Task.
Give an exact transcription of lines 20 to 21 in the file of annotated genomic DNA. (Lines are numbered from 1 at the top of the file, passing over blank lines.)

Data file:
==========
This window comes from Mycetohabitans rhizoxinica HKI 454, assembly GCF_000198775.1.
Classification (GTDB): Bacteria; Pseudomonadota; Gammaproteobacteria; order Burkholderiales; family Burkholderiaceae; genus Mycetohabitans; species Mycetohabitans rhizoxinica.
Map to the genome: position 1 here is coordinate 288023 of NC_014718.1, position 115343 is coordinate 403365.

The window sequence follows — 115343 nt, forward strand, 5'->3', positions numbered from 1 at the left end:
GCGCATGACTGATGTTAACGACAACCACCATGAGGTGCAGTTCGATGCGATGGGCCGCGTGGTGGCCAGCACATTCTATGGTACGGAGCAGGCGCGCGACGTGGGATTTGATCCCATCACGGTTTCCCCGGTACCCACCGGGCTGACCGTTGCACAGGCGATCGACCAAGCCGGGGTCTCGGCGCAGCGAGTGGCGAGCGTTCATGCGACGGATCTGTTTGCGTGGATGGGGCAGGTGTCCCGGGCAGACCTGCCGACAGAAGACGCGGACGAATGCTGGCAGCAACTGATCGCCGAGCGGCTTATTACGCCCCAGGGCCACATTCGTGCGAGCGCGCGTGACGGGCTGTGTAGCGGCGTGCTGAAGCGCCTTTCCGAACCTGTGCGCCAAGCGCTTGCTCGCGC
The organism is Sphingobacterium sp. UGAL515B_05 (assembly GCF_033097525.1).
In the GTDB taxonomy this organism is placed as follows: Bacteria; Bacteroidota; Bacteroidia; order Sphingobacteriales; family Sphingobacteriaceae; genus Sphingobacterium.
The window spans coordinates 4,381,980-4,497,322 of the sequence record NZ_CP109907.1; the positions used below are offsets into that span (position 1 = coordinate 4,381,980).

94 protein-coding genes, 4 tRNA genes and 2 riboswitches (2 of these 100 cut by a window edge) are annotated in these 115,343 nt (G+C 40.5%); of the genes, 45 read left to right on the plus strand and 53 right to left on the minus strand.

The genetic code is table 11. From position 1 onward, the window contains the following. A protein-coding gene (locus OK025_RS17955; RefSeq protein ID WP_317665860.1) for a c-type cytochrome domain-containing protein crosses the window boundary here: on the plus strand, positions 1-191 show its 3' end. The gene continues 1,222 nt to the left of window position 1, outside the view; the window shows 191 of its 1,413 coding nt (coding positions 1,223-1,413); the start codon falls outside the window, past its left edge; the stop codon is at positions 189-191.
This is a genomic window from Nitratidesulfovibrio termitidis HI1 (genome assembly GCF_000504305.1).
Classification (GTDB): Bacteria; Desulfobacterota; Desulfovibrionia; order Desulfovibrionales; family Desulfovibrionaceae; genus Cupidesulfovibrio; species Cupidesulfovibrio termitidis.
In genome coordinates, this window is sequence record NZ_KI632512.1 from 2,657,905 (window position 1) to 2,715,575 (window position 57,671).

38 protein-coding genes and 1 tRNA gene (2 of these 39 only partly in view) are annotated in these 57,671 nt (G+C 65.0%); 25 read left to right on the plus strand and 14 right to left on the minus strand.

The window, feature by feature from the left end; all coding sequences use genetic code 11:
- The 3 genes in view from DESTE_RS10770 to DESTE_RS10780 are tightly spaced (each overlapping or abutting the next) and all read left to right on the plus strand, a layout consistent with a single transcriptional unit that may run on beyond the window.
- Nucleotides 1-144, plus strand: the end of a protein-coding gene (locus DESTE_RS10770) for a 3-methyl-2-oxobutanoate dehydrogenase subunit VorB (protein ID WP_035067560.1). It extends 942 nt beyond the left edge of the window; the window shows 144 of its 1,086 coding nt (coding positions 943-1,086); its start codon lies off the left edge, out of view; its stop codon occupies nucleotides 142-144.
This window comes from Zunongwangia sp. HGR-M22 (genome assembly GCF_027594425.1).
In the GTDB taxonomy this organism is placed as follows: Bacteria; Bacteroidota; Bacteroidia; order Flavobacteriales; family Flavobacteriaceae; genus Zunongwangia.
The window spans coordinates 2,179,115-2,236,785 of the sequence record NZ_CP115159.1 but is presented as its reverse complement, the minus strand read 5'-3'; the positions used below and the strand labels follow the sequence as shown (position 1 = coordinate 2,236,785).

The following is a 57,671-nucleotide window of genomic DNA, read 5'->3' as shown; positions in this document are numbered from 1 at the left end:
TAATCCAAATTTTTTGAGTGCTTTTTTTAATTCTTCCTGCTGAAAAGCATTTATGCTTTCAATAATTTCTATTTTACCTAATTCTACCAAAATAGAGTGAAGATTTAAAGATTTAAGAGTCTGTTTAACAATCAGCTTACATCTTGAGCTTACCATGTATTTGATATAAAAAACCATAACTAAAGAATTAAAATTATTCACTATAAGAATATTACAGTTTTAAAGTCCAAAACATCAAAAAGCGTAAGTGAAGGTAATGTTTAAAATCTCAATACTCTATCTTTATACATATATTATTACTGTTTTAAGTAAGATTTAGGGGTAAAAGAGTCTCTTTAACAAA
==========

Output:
The window spans coordinates 2,179,115-2,236,785 of the sequence record NZ_CP115159.1 but is presented as its reverse complement, the minus strand read 5'-3'; the positions used below and the strand labels follow the sequence as shown (position 1 = coordinate 2,236,785).

The following is a 57,671-nucleotide window of genomic DNA, read 5'->3' as shown; positions in this document are numbered from 1 at the left end: